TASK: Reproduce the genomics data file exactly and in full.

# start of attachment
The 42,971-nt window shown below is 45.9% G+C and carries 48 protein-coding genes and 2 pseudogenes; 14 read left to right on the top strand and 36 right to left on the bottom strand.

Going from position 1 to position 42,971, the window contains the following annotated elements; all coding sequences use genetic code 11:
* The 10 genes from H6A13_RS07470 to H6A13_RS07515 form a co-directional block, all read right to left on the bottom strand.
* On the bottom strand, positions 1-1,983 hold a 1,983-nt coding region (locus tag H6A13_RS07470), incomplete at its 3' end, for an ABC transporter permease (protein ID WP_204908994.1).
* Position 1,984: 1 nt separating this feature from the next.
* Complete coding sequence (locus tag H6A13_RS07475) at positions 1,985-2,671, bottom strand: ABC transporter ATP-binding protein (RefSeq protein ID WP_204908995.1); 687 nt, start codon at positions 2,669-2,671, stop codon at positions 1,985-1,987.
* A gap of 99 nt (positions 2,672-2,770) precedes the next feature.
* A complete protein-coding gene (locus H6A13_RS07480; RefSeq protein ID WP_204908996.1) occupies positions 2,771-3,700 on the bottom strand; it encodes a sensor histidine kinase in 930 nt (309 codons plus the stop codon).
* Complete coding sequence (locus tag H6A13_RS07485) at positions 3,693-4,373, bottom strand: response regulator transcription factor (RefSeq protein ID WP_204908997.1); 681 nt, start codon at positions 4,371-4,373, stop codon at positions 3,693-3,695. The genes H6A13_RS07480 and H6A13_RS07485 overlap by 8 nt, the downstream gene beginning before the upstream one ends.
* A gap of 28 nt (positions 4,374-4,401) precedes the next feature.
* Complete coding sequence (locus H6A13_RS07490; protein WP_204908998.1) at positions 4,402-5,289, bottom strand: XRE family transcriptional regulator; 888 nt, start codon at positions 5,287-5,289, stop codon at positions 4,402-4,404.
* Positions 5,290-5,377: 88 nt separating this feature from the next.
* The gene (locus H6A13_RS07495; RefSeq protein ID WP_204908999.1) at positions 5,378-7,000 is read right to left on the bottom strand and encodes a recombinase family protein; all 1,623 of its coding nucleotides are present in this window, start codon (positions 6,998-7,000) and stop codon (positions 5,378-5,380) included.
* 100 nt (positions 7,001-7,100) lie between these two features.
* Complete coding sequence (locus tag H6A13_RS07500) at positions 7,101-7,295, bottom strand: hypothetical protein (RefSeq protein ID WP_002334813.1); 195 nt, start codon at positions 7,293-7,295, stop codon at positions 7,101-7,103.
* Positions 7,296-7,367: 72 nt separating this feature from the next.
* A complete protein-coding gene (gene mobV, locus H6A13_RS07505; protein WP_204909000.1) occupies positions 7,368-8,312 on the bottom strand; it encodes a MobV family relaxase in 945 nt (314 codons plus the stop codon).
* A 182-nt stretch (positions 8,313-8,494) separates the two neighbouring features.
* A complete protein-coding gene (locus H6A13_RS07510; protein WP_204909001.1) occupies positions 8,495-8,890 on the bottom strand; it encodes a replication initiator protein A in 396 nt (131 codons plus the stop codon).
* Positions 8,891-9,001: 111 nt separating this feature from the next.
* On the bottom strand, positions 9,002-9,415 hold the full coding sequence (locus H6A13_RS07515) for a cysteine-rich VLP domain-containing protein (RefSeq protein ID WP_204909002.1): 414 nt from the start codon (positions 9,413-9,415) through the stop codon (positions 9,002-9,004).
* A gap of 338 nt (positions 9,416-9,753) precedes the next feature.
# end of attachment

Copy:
The 42,971-nt window shown below is 45.9% G+C and carries 48 protein-coding genes and 2 pseudogenes; 14 read left to right on the top strand and 36 right to left on the bottom strand.

Going from position 1 to position 42,971, the window contains the following annotated elements; all coding sequences use genetic code 11:
* The 10 genes from H6A13_RS07470 to H6A13_RS07515 form a co-directional block, all read right to left on the bottom strand.
* On the bottom strand, positions 1-1,983 hold a 1,983-nt coding region (locus tag H6A13_RS07470), incomplete at its 3' end, for an ABC transporter permease (protein ID WP_204908994.1).
* Position 1,984: 1 nt separating this feature from the next.
* Complete coding sequence (locus tag H6A13_RS07475) at positions 1,985-2,671, bottom strand: ABC transporter ATP-binding protein (RefSeq protein ID WP_204908995.1); 687 nt, start codon at positions 2,669-2,671, stop codon at positions 1,985-1,987.
* A gap of 99 nt (positions 2,672-2,770) precedes the next feature.
* A complete protein-coding gene (locus H6A13_RS07480; RefSeq protein ID WP_204908996.1) occupies positions 2,771-3,700 on the bottom strand; it encodes a sensor histidine kinase in 930 nt (309 codons plus the stop codon).
* Complete coding sequence (locus tag H6A13_RS07485) at positions 3,693-4,373, bottom strand: response regulator transcription factor (RefSeq protein ID WP_204908997.1); 681 nt, start codon at positions 4,371-4,373, stop codon at positions 3,693-3,695. The genes H6A13_RS07480 and H6A13_RS07485 overlap by 8 nt, the downstream gene beginning before the upstream one ends.
* A gap of 28 nt (positions 4,374-4,401) precedes the next feature.
* Complete coding sequence (locus H6A13_RS07490; protein WP_204908998.1) at positions 4,402-5,289, bottom strand: XRE family transcriptional regulator; 888 nt, start codon at positions 5,287-5,289, stop codon at positions 4,402-4,404.
* Positions 5,290-5,377: 88 nt separating this feature from the next.
* The gene (locus H6A13_RS07495; RefSeq protein ID WP_204908999.1) at positions 5,378-7,000 is read right to left on the bottom strand and encodes a recombinase family protein; all 1,623 of its coding nucleotides are present in this window, start codon (positions 6,998-7,000) and stop codon (positions 5,378-5,380) included.
* 100 nt (positions 7,001-7,100) lie between these two features.
* Complete coding sequence (locus tag H6A13_RS07500) at positions 7,101-7,295, bottom strand: hypothetical protein (RefSeq protein ID WP_002334813.1); 195 nt, start codon at positions 7,293-7,295, stop codon at positions 7,101-7,103.
* Positions 7,296-7,367: 72 nt separating this feature from the next.
* A complete protein-coding gene (gene mobV, locus H6A13_RS07505; protein WP_204909000.1) occupies positions 7,368-8,312 on the bottom strand; it encodes a MobV family relaxase in 945 nt (314 codons plus the stop codon).
* A 182-nt stretch (positions 8,313-8,494) separates the two neighbouring features.
* A complete protein-coding gene (locus H6A13_RS07510; protein WP_204909001.1) occupies positions 8,495-8,890 on the bottom strand; it encodes a replication initiator protein A in 396 nt (131 codons plus the stop codon).
* Positions 8,891-9,001: 111 nt separating this feature from the next.
* On the bottom strand, positions 9,002-9,415 hold the full coding sequence (locus H6A13_RS07515) for a cysteine-rich VLP domain-containing protein (RefSeq protein ID WP_204909002.1): 414 nt from the start codon (positions 9,413-9,415) through the stop codon (positions 9,002-9,004).
* A gap of 338 nt (positions 9,416-9,753) precedes the next feature.